A short history of campaign dirty tricks
September 21, 2020 - Amid fears of the coronavirus, a record number of American voters plan to cast their ballots in the upcoming presidential election by mail.
As many as six in 10 (61%) registered voters would prefer to use mail-in ballots before Election Day, according to a new Washington Post/University of Maryland poll, conducted by Ipsos. This figure includes nearly three-quarters of Democrats (73%), compared to half (49%) of Republicans.
The pandemic has made it harder to recruit poll workers and to keep polling places safe. Nine states, plus Washington DC, will conduct the election entirely by mail.
In past elections, late-arriving mail-in ballots tended to favour Democrats, a phenomenon known as the “blue shift.” Polls show most supporters of incumbent, President Donald Trump, plan to vote in person on “America’s choosing day.” In contrast, many supporters of Vice President Joe Biden plan to vote by mail.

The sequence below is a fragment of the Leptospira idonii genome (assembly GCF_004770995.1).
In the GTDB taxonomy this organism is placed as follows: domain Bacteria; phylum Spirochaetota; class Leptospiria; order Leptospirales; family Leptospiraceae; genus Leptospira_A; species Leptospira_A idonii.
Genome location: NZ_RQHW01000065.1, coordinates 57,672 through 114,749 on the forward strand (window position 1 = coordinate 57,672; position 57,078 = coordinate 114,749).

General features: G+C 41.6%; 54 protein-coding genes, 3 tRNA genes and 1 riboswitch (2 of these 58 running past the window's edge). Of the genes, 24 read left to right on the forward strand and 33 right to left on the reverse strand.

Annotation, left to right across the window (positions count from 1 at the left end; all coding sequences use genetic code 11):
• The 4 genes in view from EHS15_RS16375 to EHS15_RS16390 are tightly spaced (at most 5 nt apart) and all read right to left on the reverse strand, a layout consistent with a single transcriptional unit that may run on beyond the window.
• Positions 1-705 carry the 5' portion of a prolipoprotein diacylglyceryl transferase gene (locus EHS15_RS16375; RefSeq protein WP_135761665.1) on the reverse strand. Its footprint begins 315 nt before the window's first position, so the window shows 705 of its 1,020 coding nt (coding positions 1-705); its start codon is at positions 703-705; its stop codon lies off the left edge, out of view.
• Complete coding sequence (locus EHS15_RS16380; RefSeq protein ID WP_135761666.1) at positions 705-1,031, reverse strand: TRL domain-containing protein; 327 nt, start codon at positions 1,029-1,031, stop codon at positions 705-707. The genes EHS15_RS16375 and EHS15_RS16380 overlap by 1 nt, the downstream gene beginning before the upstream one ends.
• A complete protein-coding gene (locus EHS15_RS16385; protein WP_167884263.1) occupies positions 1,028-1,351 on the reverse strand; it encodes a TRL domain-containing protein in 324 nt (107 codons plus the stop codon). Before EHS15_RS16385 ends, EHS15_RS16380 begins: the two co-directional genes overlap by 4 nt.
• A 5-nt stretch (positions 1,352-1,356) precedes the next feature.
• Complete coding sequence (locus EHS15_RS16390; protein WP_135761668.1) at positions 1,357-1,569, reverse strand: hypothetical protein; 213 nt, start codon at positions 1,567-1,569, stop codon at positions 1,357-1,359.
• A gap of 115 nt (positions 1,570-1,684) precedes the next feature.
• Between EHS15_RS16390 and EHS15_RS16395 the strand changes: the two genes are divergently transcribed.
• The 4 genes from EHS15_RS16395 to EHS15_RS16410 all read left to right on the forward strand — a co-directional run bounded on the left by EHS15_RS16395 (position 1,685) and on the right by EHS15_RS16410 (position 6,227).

Trump has used the expected Democratic blue shift to heighten unsubstantiated claims of voter fraud. The Trump campaign is already suing Iowa, Montana, Nevada, New Jersey and Pennsylvania over vote-by-mail procedures.
The upsurge in Democratic mail-in voting suggests that in more than a dozen battleground states, election-night results may not indicate the ultimate winner. Tight races could lead to legal fights to stop the count while Trump is still ahead.
Trump could also use a slower postal vote count to cast doubt on results or even declare himself the winner on election night.
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